The one thing I don't understand is why Google, device makers and carriers don't ensure that the high-quality basics (TouchPal, ChompSMS, Quickdial) aren't pre-installed with the phone. Would greatly improve the mean user experience.

Sunday, November 01, 2009

Facebook Needs A "Strictly Business" Posting Type

To me, Facebook is largely Face-Bore. Most of what anyone, myself included, would post just does not interest me much (I know, this may well be a male-female gender-difference thing), and even it it did, I just don't have time for it.

But I do like the idea of leveraging my social network for "Angie's List"-type feedback from local and known sources. So I would like to see Facebook implement a "Strictly Business" type of posting. I enjoy sharing my knowledge, opinions and experience to help people solve problems, so I actually would be willing and interested to spend a modicum of time doing that via Facebook.

An example would be the one I just put up:

Does anyone have any feedback on Xcel Energy's HomeSmart Appliance Repair program? $13/month to cover repairs on 5 major appliances. Normally I NEVER go for extended warranties or service programs, they are a rip-off and typically the most profitable item i n the store. But the price here seems very appealing. What I am trying to figure out is--what is in it for Xcel?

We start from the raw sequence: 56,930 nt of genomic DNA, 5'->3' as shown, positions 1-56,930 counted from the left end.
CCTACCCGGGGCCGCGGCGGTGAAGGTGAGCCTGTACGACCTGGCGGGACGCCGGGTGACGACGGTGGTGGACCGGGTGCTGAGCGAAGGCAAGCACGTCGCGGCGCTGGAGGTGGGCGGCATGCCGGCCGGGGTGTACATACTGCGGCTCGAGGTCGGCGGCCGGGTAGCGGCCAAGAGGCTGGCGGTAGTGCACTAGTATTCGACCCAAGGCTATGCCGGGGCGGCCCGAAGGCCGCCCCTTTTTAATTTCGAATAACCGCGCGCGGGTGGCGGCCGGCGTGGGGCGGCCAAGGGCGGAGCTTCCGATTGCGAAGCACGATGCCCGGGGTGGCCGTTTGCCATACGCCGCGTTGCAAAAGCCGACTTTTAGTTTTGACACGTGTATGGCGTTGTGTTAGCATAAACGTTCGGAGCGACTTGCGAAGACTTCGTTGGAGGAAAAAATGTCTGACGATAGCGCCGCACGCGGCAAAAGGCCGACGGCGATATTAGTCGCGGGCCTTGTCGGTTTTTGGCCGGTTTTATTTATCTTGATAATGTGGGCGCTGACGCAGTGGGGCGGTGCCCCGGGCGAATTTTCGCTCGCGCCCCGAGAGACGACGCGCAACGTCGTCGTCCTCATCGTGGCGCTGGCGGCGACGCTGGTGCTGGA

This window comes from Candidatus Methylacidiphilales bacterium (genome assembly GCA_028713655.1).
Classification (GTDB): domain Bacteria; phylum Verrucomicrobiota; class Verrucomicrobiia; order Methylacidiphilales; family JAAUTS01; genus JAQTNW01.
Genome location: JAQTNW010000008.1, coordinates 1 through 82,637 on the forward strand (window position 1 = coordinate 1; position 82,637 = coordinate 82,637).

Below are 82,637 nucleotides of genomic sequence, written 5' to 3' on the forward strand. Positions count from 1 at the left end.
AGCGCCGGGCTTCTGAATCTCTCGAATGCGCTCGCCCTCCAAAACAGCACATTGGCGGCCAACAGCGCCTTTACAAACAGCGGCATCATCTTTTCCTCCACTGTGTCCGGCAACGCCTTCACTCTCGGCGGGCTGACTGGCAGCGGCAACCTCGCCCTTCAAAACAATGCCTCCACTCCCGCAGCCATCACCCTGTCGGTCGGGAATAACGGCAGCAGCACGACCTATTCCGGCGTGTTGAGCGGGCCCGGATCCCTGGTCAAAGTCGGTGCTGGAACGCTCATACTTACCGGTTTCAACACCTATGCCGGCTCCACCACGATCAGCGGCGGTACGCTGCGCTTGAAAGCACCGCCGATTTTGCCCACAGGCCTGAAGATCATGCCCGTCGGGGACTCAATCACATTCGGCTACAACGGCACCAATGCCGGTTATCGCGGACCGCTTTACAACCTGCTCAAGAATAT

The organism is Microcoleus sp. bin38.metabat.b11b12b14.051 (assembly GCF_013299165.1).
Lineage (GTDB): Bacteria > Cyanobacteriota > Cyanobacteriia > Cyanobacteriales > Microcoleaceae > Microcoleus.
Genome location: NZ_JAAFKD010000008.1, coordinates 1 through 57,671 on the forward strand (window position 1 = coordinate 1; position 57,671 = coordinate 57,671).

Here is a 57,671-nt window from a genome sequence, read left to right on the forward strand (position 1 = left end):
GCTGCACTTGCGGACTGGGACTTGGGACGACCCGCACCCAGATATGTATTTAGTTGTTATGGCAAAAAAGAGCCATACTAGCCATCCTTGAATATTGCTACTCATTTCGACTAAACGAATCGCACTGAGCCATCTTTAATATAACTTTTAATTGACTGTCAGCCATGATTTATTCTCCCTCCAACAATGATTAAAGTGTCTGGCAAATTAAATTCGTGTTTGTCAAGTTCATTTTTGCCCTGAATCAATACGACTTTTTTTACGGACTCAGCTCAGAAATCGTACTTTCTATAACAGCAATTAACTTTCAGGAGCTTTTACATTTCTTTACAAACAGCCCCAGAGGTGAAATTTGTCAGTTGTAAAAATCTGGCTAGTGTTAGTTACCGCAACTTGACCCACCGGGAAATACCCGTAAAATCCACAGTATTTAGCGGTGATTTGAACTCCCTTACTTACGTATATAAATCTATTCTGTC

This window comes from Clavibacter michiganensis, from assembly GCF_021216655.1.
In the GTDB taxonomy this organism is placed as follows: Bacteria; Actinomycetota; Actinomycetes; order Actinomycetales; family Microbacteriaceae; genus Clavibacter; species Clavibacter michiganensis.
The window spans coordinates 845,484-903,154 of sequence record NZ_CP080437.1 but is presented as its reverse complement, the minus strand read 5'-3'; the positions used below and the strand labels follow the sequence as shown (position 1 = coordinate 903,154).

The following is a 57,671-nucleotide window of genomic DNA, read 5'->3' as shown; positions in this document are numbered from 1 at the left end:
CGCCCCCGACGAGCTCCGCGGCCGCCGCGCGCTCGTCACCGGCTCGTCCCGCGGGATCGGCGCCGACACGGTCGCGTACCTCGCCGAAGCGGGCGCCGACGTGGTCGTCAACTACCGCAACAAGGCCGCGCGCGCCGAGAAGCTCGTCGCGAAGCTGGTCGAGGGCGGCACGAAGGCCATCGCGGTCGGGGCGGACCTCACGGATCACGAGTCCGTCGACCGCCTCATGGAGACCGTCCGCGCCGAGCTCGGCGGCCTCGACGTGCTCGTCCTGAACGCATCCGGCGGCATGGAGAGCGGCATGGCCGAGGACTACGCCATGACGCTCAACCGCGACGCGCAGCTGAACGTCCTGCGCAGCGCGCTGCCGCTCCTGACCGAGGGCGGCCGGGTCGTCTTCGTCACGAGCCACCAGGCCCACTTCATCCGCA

Friday, October 30, 2009

Disruptive

Google Maps Mobile Nav feature (for good reason) is being touted as crushing for the incumbent (usually over-priced) nav companies. So would it have been legal for Google to have foreseen this, and shorted the stocks of those companies?

GPS for Android

This is great. Undercut the ridiculous TeleNav $10/month subscription. Although for the time being, I think that a dedicated GPS unit (and they are SO cheap) is more functional for the car. Over time, however, I think the functionality of the Android platform can far outstrip dedicated GPS's. One key step--phones have to start being packaged with custom mounts, just as exist for GPS units. The mounts should actually be custom on one end (the end that the phone clips into), but standard on the other end (the hole pattern that allows it to attach to existing, standard suction-cup GPS mounts).

If that happened, maybe I could FINALLY look forward to a good, bike-friendly GPS.

Android Apps